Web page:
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Saturday, April 9, 2011

Dim Sum at the Yangtze

So ecstatic to be biting into a pan fried shrimp and chive dumpling!
Minced pork and veggie dumpling (left) Shrimp ginger dumpling (right)
For those of you who know me best, one of my favorite things to do is go for dim sum brunch. Dim sum are chinese steamed or fried small bites, eaten during the weekend for brunch. My fiancé Adam and I recently had dim sum in the largest chinatown in the US, San Francisco. The restaurant in chinatown filled to the brim with an all Chinese clientele and service crew. It was hard for Adam and I communicate with the bustling servers speaking only in Chinese. I was able to order successfully by pointing to the plates the next table over had ordered! The meal was a delicious experience leaving us eager to try the dim sum offerings in our home town of Minneapolis. Our next visit to dim sim took us to the Yangtze in St. Louis Park, a place I visited once before. In comparison to the dim sum at the restaurant in San Francisco and Jun Bo in Richfield, Zangtze seemed to be quite comparable in taste and variety of offerings. Service and efficiency on the other hand is negotiable. The service in chinatown was slow and communication was obviously difficult (clearly not targeting tourists- but that can be a good thing). Jun Bo, one of the largest chinese restaurants in Minnesota has decent dim sum but service can be hit or miss. What it comes down to for me, is the freshness of the ingredients and the efficiency of service. I enjoy dining at the Yangtze because of the welcoming atmosphere. Staff encourage dim sum "virgins" and are happy to answer any questions you may have about offerings seeing as thought there are no menus, and choosing dishes can be a matter of lucky picking! Dim sum is exciting for me because you never know quite what you'll find hidden under the soft, delicate, moist steamed rice wrapper. Each dim sum is served in bite sized portions of 3 or 4, making sharing and tasting multiple options easy. If you have never tried dim sum before, I encourage you to take a risk and let your senses guide you. Smell, look and feel when making your choices, and savor each bit slowly. Ordering too many dishes at once tends to rush the experience and when your dealing with such lovely pillows of flavor it is advised to take it slow! :) Out of the dishes I sampled this morning, my favorite had to be the scallop and garlic dumpling because of the delicacy of the scallop melting in your mouth. Once you bite inside, you can taste a bit of the garlic and rice paper steaming liquid, aiding to the soft almost sweet taste of the scallop. I encourage to to try dim sum while taking caution that once you try it for the first time, you'll be forever tied to the beauty and eloquence of these delicious chinese one bites!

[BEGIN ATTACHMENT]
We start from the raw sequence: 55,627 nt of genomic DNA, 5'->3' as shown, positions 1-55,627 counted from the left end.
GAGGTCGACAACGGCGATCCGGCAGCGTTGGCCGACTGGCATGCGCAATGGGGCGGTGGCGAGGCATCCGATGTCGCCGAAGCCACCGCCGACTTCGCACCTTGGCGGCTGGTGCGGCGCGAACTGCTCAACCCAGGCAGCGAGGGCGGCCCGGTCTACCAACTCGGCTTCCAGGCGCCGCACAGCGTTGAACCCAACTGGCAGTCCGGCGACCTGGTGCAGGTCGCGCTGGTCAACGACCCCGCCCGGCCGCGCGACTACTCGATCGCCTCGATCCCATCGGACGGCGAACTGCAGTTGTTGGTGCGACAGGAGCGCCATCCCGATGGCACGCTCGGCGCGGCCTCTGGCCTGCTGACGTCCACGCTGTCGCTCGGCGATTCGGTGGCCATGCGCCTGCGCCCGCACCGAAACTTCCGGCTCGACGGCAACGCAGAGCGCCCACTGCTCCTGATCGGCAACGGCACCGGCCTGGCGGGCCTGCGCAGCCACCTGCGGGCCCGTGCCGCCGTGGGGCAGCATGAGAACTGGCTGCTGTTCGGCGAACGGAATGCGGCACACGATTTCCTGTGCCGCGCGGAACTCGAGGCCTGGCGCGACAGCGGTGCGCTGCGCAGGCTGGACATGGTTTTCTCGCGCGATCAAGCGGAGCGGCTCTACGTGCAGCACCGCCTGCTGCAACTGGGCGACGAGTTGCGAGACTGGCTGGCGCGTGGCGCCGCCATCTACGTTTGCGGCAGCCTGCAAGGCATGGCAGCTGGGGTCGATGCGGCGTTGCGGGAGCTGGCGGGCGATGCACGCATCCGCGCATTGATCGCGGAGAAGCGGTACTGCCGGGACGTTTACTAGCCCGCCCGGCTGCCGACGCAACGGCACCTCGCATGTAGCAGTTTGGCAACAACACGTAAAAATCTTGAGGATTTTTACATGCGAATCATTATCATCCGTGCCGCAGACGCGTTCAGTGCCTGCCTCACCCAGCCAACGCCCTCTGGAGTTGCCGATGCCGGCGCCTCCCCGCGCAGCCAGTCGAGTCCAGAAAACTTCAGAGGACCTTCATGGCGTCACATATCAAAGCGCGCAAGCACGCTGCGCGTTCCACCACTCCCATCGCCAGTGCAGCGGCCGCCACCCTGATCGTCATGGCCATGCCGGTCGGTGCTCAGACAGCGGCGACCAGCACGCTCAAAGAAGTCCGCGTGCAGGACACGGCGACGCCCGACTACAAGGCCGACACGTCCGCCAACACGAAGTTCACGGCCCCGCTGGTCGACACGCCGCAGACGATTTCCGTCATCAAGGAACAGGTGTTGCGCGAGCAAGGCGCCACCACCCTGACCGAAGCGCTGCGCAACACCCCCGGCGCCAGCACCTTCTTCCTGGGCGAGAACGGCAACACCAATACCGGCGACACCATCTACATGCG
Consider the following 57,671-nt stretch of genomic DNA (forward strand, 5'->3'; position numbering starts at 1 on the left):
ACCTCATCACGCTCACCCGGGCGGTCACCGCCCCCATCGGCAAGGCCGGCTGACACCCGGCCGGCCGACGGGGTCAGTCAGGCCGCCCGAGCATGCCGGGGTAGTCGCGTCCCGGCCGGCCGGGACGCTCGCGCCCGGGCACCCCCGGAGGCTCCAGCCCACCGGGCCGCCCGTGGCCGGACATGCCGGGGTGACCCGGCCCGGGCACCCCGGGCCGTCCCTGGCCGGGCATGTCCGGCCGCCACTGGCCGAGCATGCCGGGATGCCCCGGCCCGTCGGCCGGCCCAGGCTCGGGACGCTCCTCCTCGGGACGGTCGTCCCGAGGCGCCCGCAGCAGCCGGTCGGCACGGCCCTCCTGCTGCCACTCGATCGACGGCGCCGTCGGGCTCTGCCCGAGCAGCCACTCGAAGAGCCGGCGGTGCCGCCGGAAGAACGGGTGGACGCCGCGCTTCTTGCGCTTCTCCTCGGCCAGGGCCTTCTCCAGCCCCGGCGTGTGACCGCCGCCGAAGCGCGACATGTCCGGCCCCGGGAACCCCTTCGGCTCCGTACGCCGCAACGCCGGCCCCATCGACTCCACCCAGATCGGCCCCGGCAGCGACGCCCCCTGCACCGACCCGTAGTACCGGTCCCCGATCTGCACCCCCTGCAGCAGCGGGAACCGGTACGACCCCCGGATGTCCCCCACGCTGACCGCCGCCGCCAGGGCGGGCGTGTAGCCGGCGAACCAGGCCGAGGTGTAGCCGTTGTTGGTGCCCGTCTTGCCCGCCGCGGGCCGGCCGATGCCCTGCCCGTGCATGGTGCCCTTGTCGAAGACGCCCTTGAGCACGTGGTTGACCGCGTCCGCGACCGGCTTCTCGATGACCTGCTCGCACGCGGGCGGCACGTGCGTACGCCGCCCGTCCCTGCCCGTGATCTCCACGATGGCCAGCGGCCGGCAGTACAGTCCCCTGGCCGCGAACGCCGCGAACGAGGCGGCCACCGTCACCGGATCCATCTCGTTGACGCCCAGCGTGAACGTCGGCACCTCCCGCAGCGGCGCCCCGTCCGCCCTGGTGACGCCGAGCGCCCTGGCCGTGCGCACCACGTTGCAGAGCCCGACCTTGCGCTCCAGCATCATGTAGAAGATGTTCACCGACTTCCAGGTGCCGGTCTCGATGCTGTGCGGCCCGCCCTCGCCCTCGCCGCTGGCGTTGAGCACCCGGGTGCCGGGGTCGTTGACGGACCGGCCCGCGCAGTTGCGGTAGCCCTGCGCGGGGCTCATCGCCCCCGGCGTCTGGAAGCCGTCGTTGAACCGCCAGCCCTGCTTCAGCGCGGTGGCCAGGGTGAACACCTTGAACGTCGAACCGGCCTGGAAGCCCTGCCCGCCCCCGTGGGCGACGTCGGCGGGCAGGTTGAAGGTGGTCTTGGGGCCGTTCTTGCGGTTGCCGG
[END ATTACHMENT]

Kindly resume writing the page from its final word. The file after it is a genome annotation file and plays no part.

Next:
My absolute favorite, sesame buns with sweet sesame paste filling!
Yangzee Restaurant: 5625 Wayzata Blvd. St. Louis Park, MN 55416
Steamed scallop dumping


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